lunar-mission

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CPT-USN Eugene A. ‘Gene’ Cernan (14 March 1934 - 16 Jan 2017)

Gemini 9, Apollo 10, and Apollo 17 astronaut, the last man to set foot on the surface of the moon, passed away today at the age of 82. Cernan, a rough, tough Naval Aviator, A-4 jock, became part of NASA Group 3 in 1963. Gemini 9 in June 1966, proved a harrowing experience for Gene, it was one that taught us many invaluable lessons about EVA in space, a crucial step to the moon. Apollo 10 in May 1969, was to be the final test of the LEM ascent and descent stages and of it’s guidance systems from lunar orbit, a vital test flight that paved the way to Apollo 11′s historic first landing later that year. Apollo 17, the last of the historic 6 Apollo Lunar missions, in December 1972, Gene was in role as Commander of the flight, piloting the LEM along side Harrison Schmitt, landing in the mountainous region of the Taurus-Littrow valley. Gene became the last human of only 12 to set foot on the Moon.

sleep well among em’, Gene-o’

Astronaut Alan L. Bean, Lunar Module pilot for the Apollo 12 lunar landing mission, holds a container filled with lunar soil collected while exploring the lunar surface. Astronaut Charles “Pete” Conrad Jr., commander, who took this picture, is reflected in the helmet visor.

Credits: NASA

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On this day in 1972, the crew of Apollo 17 made a “bull’s-eye landing” as they returned to Earth after a successful lunar mission. All Things Considered reported that the crew’s splashdown in the Pacific Ocean marked “the end of an era of man’s exploration of the moon.” Apollo 17 was NASA’s final crewed lunar landing mission; humankind has not walked on the moon since.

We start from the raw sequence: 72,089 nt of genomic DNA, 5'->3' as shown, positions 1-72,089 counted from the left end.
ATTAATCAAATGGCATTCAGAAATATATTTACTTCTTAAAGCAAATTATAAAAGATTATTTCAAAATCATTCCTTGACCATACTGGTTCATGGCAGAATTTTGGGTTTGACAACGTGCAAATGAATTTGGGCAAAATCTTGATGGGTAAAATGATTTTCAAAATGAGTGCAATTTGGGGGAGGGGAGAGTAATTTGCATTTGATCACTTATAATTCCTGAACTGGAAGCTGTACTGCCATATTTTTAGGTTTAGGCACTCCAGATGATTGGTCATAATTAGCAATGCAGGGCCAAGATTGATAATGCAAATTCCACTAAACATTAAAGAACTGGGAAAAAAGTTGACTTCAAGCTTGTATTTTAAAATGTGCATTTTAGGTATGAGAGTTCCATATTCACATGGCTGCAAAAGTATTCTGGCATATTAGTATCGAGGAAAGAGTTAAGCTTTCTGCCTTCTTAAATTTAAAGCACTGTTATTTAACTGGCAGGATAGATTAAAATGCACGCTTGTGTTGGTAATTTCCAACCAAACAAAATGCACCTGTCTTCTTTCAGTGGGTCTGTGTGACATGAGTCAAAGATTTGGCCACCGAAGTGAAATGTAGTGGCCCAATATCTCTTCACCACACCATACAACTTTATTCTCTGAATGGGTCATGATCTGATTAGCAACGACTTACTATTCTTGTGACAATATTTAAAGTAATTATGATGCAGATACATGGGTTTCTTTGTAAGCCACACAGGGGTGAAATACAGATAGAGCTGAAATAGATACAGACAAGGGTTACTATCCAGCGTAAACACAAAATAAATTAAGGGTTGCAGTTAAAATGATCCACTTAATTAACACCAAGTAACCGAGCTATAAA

Image: NASA astronaut Eugene Cernan is welcomed back to Earth after splashdown in the Pacific Ocean, December 19,1972. Credit: NASA/Getty Images

Apollo 9 Performs First Rendezvous & Re-Docking with LM Ascent Stage (7 March 1969) — The Lunar Module (LM) “Spider” ascent stage is photographed from the Command and Service Modules (CSM) on the fifth day of the Apollo 9 Earth-orbital mission. While astronaut David R. Scott, command module pilot, remained at the controls in the CSM “Gumdrop,” astronauts James A. McDivitt, Apollo 9 commander; and Russell L. Schweickart, lunar module pilot, checked out the “Spider.” The LM’s descent stage had already been jettisoned.

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First Woman in Space, Valentina Tereshkova

The Tereshkova Crater is a small lunar crater on the dark side of the moon near the Sea of Moscow. Identified during the Soviet lunar missions the crater is named for Valentina Tereshkova, who has the distinction of being both the first female and first civilian in space as pilot of the Vostok 6 mission. Valentina Tereshkova made her historic flight on this day, June 16, 1963.

The Apollo 13 Service Module photographed by the crew following CSM separation, April 17, 1971. Three days prior, on April 13, an oxygen tank in the Service Module ruptured due to a short circuit, causing significant damage to the spacecraft and an aborted Lunar Landing mission.

Up until recently, only one photograph of the damaged service module was in widespread publication:

With NASA’s publication of over 8,400 Apollo program images, the other photographs in the sequence are now available. New Horizons team member Alex Parker processed the set and combined them into the above gif.

Eugene A. Cernan, Commander, Apollo 17 salutes the flag on the lunar surface during extravehicular activity (EVA) on NASA’s final lunar landing mission. The Lunar Module “Challenger” is in the left background behind the flag and the Lunar Roving Vehicle (LRV) also in background behind him. While astronauts Cernan and Schmitt descended in the Challenger to explore the Taurus-Littrow region of the Moon, astronaut Ronald E. Evans, Command Module pilot, remained with the Command/Service Module (CSM) “America” in lunar-orbit.

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Apollo 17 Re-Docks with the Command Module (14 Dec. 1972) — In this view, taken from the Lunar Module (LM), the Command and Service Module (CSM) are seen preparing to rendezvous with the LM. Note the reflection of the lunar surface on the CSM. The CSM, is piloted by Ronald E. Evans; while astronauts Eugene A. Cernan, commander; and Harrison W. Schmitt, lunar module pilot, are onboard the LM, following their extravehicular activities (EVA) on the moon’s surface. While astronauts Cernan and Schmitt descended in the LM “Challenger” to explore the Taurus-Littrow region of the moon, astronaut Evans remained with the CSM “America” in lunar orbit.